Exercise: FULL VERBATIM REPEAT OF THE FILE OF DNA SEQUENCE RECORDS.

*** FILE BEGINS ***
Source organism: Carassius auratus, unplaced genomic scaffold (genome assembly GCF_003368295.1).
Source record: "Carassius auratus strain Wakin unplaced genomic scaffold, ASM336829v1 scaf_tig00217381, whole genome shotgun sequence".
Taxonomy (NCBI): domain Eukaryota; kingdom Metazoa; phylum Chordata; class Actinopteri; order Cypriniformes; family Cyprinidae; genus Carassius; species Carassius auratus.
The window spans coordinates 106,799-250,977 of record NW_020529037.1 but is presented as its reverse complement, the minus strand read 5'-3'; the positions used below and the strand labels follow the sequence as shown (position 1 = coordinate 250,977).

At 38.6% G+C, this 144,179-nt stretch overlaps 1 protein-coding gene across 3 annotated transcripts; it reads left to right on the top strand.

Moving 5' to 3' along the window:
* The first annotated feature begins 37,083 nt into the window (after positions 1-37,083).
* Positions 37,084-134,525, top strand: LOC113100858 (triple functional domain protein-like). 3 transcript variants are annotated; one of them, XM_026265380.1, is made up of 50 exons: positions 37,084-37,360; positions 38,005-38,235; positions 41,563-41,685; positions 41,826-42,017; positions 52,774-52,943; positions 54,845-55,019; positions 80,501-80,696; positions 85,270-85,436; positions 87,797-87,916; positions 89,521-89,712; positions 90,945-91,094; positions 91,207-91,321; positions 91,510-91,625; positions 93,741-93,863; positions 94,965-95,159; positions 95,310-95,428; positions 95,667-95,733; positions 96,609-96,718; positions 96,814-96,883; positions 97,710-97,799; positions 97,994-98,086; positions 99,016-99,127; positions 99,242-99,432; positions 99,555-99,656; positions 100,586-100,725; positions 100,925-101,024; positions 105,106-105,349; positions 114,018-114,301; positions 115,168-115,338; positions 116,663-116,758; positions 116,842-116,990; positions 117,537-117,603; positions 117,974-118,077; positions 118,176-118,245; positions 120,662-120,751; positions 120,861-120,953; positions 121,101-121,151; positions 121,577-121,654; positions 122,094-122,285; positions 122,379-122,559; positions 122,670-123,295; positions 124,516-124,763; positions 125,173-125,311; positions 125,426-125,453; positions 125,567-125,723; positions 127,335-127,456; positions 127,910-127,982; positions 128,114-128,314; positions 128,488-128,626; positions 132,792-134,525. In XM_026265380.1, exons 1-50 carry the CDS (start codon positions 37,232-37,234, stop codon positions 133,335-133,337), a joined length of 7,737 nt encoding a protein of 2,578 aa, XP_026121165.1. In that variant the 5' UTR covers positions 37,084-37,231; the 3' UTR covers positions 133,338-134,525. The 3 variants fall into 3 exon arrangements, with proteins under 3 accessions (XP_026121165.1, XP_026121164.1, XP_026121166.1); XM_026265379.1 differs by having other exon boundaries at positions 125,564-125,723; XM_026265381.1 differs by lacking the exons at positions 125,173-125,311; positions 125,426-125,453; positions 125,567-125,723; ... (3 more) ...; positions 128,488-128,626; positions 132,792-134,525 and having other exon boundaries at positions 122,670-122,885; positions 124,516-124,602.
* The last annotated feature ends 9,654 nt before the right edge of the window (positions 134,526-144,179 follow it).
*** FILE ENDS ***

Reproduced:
Source organism: Carassius auratus, unplaced genomic scaffold (genome assembly GCF_003368295.1).
Source record: "Carassius auratus strain Wakin unplaced genomic scaffold, ASM336829v1 scaf_tig00217381, whole genome shotgun sequence".
Taxonomy (NCBI): domain Eukaryota; kingdom Metazoa; phylum Chordata; class Actinopteri; order Cypriniformes; family Cyprinidae; genus Carassius; species Carassius auratus.
The window spans coordinates 106,799-250,977 of record NW_020529037.1 but is presented as its reverse complement, the minus strand read 5'-3'; the positions used below and the strand labels follow the sequence as shown (position 1 = coordinate 250,977).

At 38.6% G+C, this 144,179-nt stretch overlaps 1 protein-coding gene across 3 annotated transcripts; it reads left to right on the top strand.

Moving 5' to 3' along the window:
* The first annotated feature begins 37,083 nt into the window (after positions 1-37,083).
* Positions 37,084-134,525, top strand: LOC113100858 (triple functional domain protein-like). 3 transcript variants are annotated; one of them, XM_026265380.1, is made up of 50 exons: positions 37,084-37,360; positions 38,005-38,235; positions 41,563-41,685; positions 41,826-42,017; positions 52,774-52,943; positions 54,845-55,019; positions 80,501-80,696; positions 85,270-85,436; positions 87,797-87,916; positions 89,521-89,712; positions 90,945-91,094; positions 91,207-91,321; positions 91,510-91,625; positions 93,741-93,863; positions 94,965-95,159; positions 95,310-95,428; positions 95,667-95,733; positions 96,609-96,718; positions 96,814-96,883; positions 97,710-97,799; positions 97,994-98,086; positions 99,016-99,127; positions 99,242-99,432; positions 99,555-99,656; positions 100,586-100,725; positions 100,925-101,024; positions 105,106-105,349; positions 114,018-114,301; positions 115,168-115,338; positions 116,663-116,758; positions 116,842-116,990; positions 117,537-117,603; positions 117,974-118,077; positions 118,176-118,245; positions 120,662-120,751; positions 120,861-120,953; positions 121,101-121,151; positions 121,577-121,654; positions 122,094-122,285; positions 122,379-122,559; positions 122,670-123,295; positions 124,516-124,763; positions 125,173-125,311; positions 125,426-125,453; positions 125,567-125,723; positions 127,335-127,456; positions 127,910-127,982; positions 128,114-128,314; positions 128,488-128,626; positions 132,792-134,525. In XM_026265380.1, exons 1-50 carry the CDS (start codon positions 37,232-37,234, stop codon positions 133,335-133,337), a joined length of 7,737 nt encoding a protein of 2,578 aa, XP_026121165.1. In that variant the 5' UTR covers positions 37,084-37,231; the 3' UTR covers positions 133,338-134,525. The 3 variants fall into 3 exon arrangements, with proteins under 3 accessions (XP_026121165.1, XP_026121164.1, XP_026121166.1); XM_026265379.1 differs by having other exon boundaries at positions 125,564-125,723; XM_026265381.1 differs by lacking the exons at positions 125,173-125,311; positions 125,426-125,453; positions 125,567-125,723; ... (3 more) ...; positions 128,488-128,626; positions 132,792-134,525 and having other exon boundaries at positions 122,670-122,885; positions 124,516-124,602.
* The last annotated feature ends 9,654 nt before the right edge of the window (positions 134,526-144,179 follow it).